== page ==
Samuel Walters

(British, 1811–1882)

american packet champlain on approach to liverpool by samuel walters

Samuel Walters

American Packet CHAMPLAIN On Approach To Liverpool, 1838

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Samuel Walters was born in London on 1st November, 1811. His father Miles (1773-1855) was a master tradesman and marine artist who originated from Ilfracombe in North Devon. Young Samuel’s familiarity with his father’s gilding and framing business and its proximity to the bustling docks had a natural influence on Samuel, and he soon became an apprentice to him.

Miles and Samuel left London for the port of Liverpool about 1826, spending over a year in Bristol on the way. In 1827 they collaborated on their first marine painting, one of approximately forty paintings they worked on together over the next six years until Miles retired from art in the mid 1830’s.

Shortly after arriving in Liverpool Samuel enrolled at the Liverpool Mechanics School of Arts and in November 1831 he joined the Royal Institution, containing the Liverpool Academy Schools. The previous year he had exhibited his first work at the Academy, entitled “Dutch Boats in a Fresh Breeze”. This was to be the first of 99 paintings shown at the Academy over the next 35 years, and on 7th November, 1837 he was made an Associate Member. By now a well established marine artist, on 12th August, 1845 Walters suddenly resigned from the Academy and returned to London. He was an admirer of William John Huggins, marine painter to William IV, and after Huggins died on 19th May that year, Walters presumably thought he could take up Huggins’ mantle; he had the same studio as Huggins at 105 Leadenhall Street, where the well known engraver Edward Duncan also worked.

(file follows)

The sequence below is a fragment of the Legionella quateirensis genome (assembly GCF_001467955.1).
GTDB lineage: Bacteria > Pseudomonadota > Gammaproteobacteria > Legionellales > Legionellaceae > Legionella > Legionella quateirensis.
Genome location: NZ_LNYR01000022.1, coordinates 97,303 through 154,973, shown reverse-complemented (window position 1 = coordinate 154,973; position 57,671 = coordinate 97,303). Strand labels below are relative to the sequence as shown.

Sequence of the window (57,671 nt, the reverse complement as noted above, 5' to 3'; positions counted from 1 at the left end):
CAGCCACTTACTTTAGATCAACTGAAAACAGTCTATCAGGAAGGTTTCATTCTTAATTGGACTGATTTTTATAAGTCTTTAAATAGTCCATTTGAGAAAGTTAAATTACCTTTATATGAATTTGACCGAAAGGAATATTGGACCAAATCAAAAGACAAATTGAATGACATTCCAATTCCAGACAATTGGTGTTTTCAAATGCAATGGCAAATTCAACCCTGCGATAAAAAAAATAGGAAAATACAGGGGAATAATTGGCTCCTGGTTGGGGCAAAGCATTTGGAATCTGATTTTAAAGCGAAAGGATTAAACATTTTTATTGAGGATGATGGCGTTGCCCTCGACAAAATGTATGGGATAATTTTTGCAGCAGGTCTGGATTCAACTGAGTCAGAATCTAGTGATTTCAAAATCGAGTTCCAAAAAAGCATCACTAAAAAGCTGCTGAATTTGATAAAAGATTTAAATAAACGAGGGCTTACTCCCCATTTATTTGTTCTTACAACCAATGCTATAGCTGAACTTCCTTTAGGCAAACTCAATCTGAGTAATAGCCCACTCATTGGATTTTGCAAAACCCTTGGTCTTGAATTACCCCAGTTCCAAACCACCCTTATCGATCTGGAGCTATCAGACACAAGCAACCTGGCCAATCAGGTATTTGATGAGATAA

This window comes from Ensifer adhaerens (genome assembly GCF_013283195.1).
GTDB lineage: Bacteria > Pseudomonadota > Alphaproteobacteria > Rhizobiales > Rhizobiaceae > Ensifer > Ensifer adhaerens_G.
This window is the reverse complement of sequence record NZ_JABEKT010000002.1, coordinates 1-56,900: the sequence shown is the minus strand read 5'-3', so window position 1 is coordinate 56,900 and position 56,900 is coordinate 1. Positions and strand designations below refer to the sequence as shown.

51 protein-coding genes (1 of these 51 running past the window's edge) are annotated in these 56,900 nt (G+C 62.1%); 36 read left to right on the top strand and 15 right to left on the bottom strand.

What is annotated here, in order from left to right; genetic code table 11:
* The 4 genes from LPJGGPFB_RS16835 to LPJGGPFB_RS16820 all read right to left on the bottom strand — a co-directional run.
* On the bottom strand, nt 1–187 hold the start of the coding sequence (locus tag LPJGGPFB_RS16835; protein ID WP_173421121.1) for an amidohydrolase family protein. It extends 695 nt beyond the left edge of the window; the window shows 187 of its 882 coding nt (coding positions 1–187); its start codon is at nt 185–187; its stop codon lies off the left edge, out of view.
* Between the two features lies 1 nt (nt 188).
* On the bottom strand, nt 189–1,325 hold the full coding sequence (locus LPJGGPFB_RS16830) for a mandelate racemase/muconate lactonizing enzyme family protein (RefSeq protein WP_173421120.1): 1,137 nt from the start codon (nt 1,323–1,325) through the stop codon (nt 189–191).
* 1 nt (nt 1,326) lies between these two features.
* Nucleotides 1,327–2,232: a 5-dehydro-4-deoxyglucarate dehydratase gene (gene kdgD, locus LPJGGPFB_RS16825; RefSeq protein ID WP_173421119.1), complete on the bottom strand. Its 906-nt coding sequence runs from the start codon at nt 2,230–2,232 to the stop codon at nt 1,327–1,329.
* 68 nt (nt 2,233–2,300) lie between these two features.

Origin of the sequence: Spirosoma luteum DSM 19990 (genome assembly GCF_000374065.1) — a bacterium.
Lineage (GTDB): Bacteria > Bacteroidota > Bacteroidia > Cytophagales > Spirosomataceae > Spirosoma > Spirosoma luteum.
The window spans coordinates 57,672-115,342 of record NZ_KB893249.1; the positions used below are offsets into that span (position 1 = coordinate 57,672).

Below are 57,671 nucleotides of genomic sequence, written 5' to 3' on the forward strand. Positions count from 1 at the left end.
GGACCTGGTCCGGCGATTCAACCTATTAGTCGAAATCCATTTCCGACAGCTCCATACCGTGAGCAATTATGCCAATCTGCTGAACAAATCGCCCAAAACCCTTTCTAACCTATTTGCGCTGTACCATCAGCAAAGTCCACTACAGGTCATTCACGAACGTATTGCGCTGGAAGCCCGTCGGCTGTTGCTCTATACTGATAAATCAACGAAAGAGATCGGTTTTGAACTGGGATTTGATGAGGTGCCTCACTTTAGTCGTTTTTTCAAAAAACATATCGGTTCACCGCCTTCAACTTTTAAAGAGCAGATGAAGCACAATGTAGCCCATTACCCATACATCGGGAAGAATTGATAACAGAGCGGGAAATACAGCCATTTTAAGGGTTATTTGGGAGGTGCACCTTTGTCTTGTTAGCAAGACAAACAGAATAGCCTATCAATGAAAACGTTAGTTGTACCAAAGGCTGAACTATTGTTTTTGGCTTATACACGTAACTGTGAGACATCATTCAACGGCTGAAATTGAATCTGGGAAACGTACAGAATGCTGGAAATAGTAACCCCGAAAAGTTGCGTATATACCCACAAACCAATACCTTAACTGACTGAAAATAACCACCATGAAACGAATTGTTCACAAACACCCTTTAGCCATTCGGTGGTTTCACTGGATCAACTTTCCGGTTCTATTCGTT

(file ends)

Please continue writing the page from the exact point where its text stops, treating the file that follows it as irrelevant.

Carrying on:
The previous year Walters had exhibited his first two paintings at London’s Royal Academy However, his stay in London was short lived, and in 1847 he returned to Liverpool, where he continued to enjoy as much success as when he had left. Indeed such was his popularity that he was already producing a number of engravings of his originals, before turning later to lithographs.

Walters had a considerable influence on other important Liverpool marine artists including Duncan McFarlane, Francis Hustwick, William G.Yorke, and his son William H.Yorke. The leading Liverpool marine artist for half a century, Walters died in Liverpool on 5th March, 1882. Examples of his work are in most major marine museums throughout the world.